Advances in consumer product technology often progress in linear fashion. One could easily look at the evolution of televisions, phones, and gaming consoles to understand this reality. Whether by design or not, we in the general public have been programmed to expect PlayStation 1 to be followed by PlayStation 2, the iPhone 4 by the iPhone 5, and TV boxes by flat screens and plasma television sets. Yet, every once in a while, something comes along that eliminates such linear trends and has such a profound impact on the technology industry as a whole that its effect can only be described as a jump.

Such a jump is currently underway, and driving it is a two-dimensional compound (yes, a two-dimensional material in a three-dimensional world) derived from graphite—the same material we all used in our Kindergarten pencils.

About 10 years ago, the Dutch–British physicist Andre Geim discovered a substance that will revolutionize the way we understand matter and industries ranging from entertainment, to DNA sequencing, to energy. At one atom thick, this material is called graphene.  It is literally the thinnest form of graphite (and for that matter, any material) physically possible.

This two-dimensional, one-atom-thick material is revolutionary in terms of its incredibly wide range of potential applications and its historically rapid implementation from the laboratory into consumer products. As creator Geim admits, “typically it takes 40 years for a new material to move from an academic lab into a consumer product, but within 10 years, graphene has jumped from our lab into an industrial lab and now there are pilot products all over the world.”

The more you learn about the unique properties of grapheme, the more this speed in development makes sense. At just 0.33 nanometers high, it is the thinnest and first two-dimensional material to be observed. Because of its unique electrical properties, it absorbs a very high percentage (2.3 percent) of light, meaning that despite being one atom thick, it can be observed by the naked eye. That being said, one gram of the material could cover a soccer field, and that’s just the tip of the iceberg.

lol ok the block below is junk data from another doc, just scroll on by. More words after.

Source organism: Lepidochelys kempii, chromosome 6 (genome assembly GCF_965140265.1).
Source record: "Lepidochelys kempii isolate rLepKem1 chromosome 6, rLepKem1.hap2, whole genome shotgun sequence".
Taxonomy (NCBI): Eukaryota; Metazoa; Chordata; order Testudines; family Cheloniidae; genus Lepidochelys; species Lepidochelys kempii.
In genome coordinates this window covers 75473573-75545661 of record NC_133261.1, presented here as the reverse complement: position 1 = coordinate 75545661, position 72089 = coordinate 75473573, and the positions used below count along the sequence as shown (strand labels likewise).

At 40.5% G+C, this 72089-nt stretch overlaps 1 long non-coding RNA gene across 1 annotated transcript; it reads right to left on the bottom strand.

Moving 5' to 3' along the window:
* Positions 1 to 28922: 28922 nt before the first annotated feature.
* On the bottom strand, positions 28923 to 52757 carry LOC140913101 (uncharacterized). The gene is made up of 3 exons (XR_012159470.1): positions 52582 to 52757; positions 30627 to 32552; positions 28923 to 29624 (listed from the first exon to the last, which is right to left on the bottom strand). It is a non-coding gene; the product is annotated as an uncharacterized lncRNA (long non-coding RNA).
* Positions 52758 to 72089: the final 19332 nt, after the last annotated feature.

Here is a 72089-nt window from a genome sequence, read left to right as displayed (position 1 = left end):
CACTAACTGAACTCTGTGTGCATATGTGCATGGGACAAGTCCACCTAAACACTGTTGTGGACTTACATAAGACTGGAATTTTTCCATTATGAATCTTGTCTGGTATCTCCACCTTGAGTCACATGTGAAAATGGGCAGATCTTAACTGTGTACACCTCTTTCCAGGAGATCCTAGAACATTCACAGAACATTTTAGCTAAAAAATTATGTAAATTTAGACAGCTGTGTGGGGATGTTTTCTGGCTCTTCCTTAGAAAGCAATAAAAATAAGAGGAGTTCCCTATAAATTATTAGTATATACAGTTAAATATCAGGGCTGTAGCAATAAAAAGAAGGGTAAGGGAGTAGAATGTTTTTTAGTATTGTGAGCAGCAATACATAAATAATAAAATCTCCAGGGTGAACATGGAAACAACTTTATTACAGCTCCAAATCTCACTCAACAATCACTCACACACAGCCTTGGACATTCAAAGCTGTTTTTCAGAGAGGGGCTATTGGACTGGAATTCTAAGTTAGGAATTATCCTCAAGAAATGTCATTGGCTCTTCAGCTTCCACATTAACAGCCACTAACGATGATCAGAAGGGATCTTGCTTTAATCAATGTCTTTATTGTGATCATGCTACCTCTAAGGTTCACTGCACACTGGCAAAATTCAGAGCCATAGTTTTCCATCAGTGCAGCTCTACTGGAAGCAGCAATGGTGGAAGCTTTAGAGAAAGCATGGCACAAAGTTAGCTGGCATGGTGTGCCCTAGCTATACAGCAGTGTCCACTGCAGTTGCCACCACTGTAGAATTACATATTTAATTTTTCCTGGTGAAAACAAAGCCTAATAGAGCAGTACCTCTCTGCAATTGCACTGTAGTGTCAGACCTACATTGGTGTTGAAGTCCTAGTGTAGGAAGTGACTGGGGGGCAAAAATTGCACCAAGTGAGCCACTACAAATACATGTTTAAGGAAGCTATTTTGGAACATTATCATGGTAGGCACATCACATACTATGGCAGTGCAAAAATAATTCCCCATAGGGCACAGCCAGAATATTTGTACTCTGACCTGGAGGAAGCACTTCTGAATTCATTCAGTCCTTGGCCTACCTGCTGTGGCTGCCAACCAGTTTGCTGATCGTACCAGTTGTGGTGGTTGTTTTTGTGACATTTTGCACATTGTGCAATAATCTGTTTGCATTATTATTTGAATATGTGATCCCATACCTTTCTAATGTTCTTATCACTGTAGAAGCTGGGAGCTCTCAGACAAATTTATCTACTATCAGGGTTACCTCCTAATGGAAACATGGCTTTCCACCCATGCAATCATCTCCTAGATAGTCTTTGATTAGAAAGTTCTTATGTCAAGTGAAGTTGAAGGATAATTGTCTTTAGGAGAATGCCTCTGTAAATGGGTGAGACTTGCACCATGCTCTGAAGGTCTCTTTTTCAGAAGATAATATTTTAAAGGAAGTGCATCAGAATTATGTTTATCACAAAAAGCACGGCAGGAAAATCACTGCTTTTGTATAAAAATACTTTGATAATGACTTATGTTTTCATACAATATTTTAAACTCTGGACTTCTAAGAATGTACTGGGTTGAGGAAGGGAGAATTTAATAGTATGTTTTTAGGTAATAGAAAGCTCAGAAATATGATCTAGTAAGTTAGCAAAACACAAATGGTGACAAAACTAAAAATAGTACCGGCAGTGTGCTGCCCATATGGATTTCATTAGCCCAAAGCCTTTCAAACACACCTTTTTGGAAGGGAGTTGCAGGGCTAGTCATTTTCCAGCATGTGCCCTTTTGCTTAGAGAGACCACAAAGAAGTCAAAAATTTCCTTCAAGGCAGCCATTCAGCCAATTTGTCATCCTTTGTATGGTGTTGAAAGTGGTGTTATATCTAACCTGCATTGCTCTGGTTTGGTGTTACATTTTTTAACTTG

Graphene is a superior thermal and electric conductor. It’s 1,000 times more conductive than copper and silicon. If that’s not enough to impress you, graphene is harder than diamond, about 300 times stronger than steel, and can stretch up to 20 percent of its original length. It’s also capable of being flexible while maintaining its structural integrity, enabling it to usher in a new generation of flexible phones, tablets, and gadgets. Graphene will allow digital devices to be embedded almost anywhere. Flexible smart phones and screens have already been made and advertised, so leave some extra room on your Christmas wish lists.

What’s particularly interesting regarding graphene and its links to the kinds of topics we work on at the Colorado College Environmental and Energy Security Project are its superior properties regarding transmission, storage, and conversion of energy and electricity. This “miracle material” will make solar cells more efficient and cheaper to produce as well as improving the performance of energy storage devices such as batteries, super-capacitors, and fuel cells. Graphene is an ideal material for use in integrated circuits; in fact, IBM has already made an integrated circuit prototype made of the stuff. In the long run, it will undoubtedly replace silicon because of its much greater efficiency as a conductor.

Silicon is currently the standard for commercial solar cells, and for some time has been thought to be the most efficient material when it comes to transforming light into energy. However, The Institute of Photonics Sciences in Spain has shown that unlike silicon, which generates only one current-driving electron for each photon it absorbs, the “miracle material” can produce multiple electrons, suggesting the possibility of an increasing return to scale property for solar technology. Solar cells made with graphene could potentially yield 60 percent solar cell efficiency, double the widely regarded maximum efficiency of silicon solar cells.

The list of unique and progressive properties of this material and a full discussion of its potential applications in various areas of technology far exceeds the scope of this article. We’re on the brink of realizing just how revolutionary this material is and the many ways that it will transform our lives and our relationship with technology. This single material is in itself a very small thing worthy of great excitement and very large expectations. It is too early to accurately predict how many doors graphene will open for the average consumer as well as Nobel Prize-winning scientists.

However, this material is good news for human civilization and our ability to optimize our usage of energy and other commodities, making our civilization more sustainable within the constraints of this planet and its resources.

 

Bryce Rafferty

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